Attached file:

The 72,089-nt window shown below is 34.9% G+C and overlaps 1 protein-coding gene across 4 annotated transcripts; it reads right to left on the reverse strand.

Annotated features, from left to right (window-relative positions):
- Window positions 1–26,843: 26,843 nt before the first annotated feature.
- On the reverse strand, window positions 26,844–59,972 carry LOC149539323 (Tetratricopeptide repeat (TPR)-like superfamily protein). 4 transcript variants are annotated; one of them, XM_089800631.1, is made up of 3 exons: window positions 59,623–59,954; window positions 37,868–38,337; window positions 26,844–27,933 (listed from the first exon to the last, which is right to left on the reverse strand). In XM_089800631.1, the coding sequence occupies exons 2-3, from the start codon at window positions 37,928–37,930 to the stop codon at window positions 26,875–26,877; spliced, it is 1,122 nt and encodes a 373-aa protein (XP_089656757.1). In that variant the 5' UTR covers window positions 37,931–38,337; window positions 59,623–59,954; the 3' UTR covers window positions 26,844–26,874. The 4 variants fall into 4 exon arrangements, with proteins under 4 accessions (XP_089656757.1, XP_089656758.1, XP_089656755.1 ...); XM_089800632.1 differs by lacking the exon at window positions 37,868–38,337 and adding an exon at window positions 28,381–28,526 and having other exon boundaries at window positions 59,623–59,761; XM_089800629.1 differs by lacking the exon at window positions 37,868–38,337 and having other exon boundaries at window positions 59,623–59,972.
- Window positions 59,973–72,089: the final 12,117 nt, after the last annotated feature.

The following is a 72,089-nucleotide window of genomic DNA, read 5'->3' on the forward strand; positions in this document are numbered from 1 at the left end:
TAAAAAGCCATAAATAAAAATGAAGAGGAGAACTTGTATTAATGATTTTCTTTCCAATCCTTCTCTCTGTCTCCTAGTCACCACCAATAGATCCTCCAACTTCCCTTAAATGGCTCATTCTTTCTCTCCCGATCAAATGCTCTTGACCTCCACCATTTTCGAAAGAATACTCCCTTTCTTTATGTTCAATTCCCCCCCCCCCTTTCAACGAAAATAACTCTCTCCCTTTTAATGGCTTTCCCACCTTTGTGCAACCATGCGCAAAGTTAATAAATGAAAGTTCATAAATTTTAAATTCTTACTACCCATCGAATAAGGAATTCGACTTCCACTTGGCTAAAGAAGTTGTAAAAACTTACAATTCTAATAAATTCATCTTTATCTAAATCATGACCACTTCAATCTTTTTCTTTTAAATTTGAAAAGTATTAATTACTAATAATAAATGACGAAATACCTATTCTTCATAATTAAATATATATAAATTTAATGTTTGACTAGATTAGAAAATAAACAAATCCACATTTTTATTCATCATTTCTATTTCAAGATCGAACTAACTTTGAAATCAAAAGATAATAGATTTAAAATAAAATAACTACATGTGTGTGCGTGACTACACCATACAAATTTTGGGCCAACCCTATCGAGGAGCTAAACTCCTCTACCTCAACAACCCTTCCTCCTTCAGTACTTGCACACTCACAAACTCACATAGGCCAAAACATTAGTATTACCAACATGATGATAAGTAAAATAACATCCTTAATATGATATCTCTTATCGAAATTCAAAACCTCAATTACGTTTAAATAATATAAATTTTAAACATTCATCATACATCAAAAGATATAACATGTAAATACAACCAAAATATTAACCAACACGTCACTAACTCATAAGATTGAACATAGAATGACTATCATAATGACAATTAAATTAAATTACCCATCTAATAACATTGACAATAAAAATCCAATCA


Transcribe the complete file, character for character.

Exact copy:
The 72,089-nt window shown below is 34.9% G+C and overlaps 1 protein-coding gene across 4 annotated transcripts; it reads right to left on the reverse strand.

Annotated features, from left to right (window-relative positions):
- Window positions 1–26,843: 26,843 nt before the first annotated feature.
- On the reverse strand, window positions 26,844–59,972 carry LOC149539323 (Tetratricopeptide repeat (TPR)-like superfamily protein). 4 transcript variants are annotated; one of them, XM_089800631.1, is made up of 3 exons: window positions 59,623–59,954; window positions 37,868–38,337; window positions 26,844–27,933 (listed from the first exon to the last, which is right to left on the reverse strand). In XM_089800631.1, the coding sequence occupies exons 2-3, from the start codon at window positions 37,928–37,930 to the stop codon at window positions 26,875–26,877; spliced, it is 1,122 nt and encodes a 373-aa protein (XP_089656757.1). In that variant the 5' UTR covers window positions 37,931–38,337; window positions 59,623–59,954; the 3' UTR covers window positions 26,844–26,874. The 4 variants fall into 4 exon arrangements, with proteins under 4 accessions (XP_089656757.1, XP_089656758.1, XP_089656755.1 ...); XM_089800632.1 differs by lacking the exon at window positions 37,868–38,337 and adding an exon at window positions 28,381–28,526 and having other exon boundaries at window positions 59,623–59,761; XM_089800629.1 differs by lacking the exon at window positions 37,868–38,337 and having other exon boundaries at window positions 59,623–59,972.
- Window positions 59,973–72,089: the final 12,117 nt, after the last annotated feature.

The following is a 72,089-nucleotide window of genomic DNA, read 5'->3' on the forward strand; positions in this document are numbered from 1 at the left end:
TAAAAAGCCATAAATAAAAATGAAGAGGAGAACTTGTATTAATGATTTTCTTTCCAATCCTTCTCTCTGTCTCCTAGTCACCACCAATAGATCCTCCAACTTCCCTTAAATGGCTCATTCTTTCTCTCCCGATCAAATGCTCTTGACCTCCACCATTTTCGAAAGAATACTCCCTTTCTTTATGTTCAATTCCCCCCCCCCCTTTCAACGAAAATAACTCTCTCCCTTTTAATGGCTTTCCCACCTTTGTGCAACCATGCGCAAAGTTAATAAATGAAAGTTCATAAATTTTAAATTCTTACTACCCATCGAATAAGGAATTCGACTTCCACTTGGCTAAAGAAGTTGTAAAAACTTACAATTCTAATAAATTCATCTTTATCTAAATCATGACCACTTCAATCTTTTTCTTTTAAATTTGAAAAGTATTAATTACTAATAATAAATGACGAAATACCTATTCTTCATAATTAAATATATATAAATTTAATGTTTGACTAGATTAGAAAATAAACAAATCCACATTTTTATTCATCATTTCTATTTCAAGATCGAACTAACTTTGAAATCAAAAGATAATAGATTTAAAATAAAATAACTACATGTGTGTGCGTGACTACACCATACAAATTTTGGGCCAACCCTATCGAGGAGCTAAACTCCTCTACCTCAACAACCCTTCCTCCTTCAGTACTTGCACACTCACAAACTCACATAGGCCAAAACATTAGTATTACCAACATGATGATAAGTAAAATAACATCCTTAATATGATATCTCTTATCGAAATTCAAAACCTCAATTACGTTTAAATAATATAAATTTTAAACATTCATCATACATCAAAAGATATAACATGTAAATACAACCAAAATATTAACCAACACGTCACTAACTCATAAGATTGAACATAGAATGACTATCATAATGACAATTAAATTAAATTACCCATCTAATAACATTGACAATAAAAATCCAATCA